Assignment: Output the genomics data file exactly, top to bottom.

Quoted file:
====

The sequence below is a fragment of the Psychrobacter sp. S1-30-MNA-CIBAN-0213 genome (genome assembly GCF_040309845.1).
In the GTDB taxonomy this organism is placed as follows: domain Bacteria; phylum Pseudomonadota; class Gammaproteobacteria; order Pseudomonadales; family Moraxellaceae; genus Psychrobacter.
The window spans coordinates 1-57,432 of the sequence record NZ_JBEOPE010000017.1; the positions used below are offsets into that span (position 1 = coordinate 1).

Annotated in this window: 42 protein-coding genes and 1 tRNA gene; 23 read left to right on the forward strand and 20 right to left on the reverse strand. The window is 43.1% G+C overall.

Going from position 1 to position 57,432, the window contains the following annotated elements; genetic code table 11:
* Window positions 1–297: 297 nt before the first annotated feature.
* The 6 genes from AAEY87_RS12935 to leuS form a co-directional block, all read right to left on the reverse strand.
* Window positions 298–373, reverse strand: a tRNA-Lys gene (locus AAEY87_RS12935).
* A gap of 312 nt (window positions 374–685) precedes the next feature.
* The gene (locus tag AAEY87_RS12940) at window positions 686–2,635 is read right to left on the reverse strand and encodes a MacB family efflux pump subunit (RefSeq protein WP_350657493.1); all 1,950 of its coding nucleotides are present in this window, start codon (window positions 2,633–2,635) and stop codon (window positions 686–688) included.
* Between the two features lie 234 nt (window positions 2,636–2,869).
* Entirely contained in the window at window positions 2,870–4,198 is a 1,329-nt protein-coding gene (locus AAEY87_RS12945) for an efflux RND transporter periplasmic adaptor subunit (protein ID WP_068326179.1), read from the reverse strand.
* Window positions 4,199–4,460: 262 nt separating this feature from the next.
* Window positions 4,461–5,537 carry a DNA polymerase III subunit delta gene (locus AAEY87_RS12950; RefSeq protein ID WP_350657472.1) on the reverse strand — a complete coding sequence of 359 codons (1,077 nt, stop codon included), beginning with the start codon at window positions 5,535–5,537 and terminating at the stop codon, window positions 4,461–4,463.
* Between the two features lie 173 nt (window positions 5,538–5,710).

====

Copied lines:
The sequence below is a fragment of the Psychrobacter sp. S1-30-MNA-CIBAN-0213 genome (genome assembly GCF_040309845.1).
In the GTDB taxonomy this organism is placed as follows: domain Bacteria; phylum Pseudomonadota; class Gammaproteobacteria; order Pseudomonadales; family Moraxellaceae; genus Psychrobacter.
The window spans coordinates 1-57,432 of the sequence record NZ_JBEOPE010000017.1; the positions used below are offsets into that span (position 1 = coordinate 1).

Annotated in this window: 42 protein-coding genes and 1 tRNA gene; 23 read left to right on the forward strand and 20 right to left on the reverse strand. The window is 43.1% G+C overall.

Going from position 1 to position 57,432, the window contains the following annotated elements; genetic code table 11:
* Window positions 1–297: 297 nt before the first annotated feature.
* The 6 genes from AAEY87_RS12935 to leuS form a co-directional block, all read right to left on the reverse strand.
* Window positions 298–373, reverse strand: a tRNA-Lys gene (locus AAEY87_RS12935).
* A gap of 312 nt (window positions 374–685) precedes the next feature.
* The gene (locus tag AAEY87_RS12940) at window positions 686–2,635 is read right to left on the reverse strand and encodes a MacB family efflux pump subunit (RefSeq protein WP_350657493.1); all 1,950 of its coding nucleotides are present in this window, start codon (window positions 2,633–2,635) and stop codon (window positions 686–688) included.
* Between the two features lie 234 nt (window positions 2,636–2,869).
* Entirely contained in the window at window positions 2,870–4,198 is a 1,329-nt protein-coding gene (locus AAEY87_RS12945) for an efflux RND transporter periplasmic adaptor subunit (protein ID WP_068326179.1), read from the reverse strand.
* Window positions 4,199–4,460: 262 nt separating this feature from the next.
* Window positions 4,461–5,537 carry a DNA polymerase III subunit delta gene (locus AAEY87_RS12950; RefSeq protein ID WP_350657472.1) on the reverse strand — a complete coding sequence of 359 codons (1,077 nt, stop codon included), beginning with the start codon at window positions 5,535–5,537 and terminating at the stop codon, window positions 4,461–4,463.
* Between the two features lie 173 nt (window positions 5,538–5,710).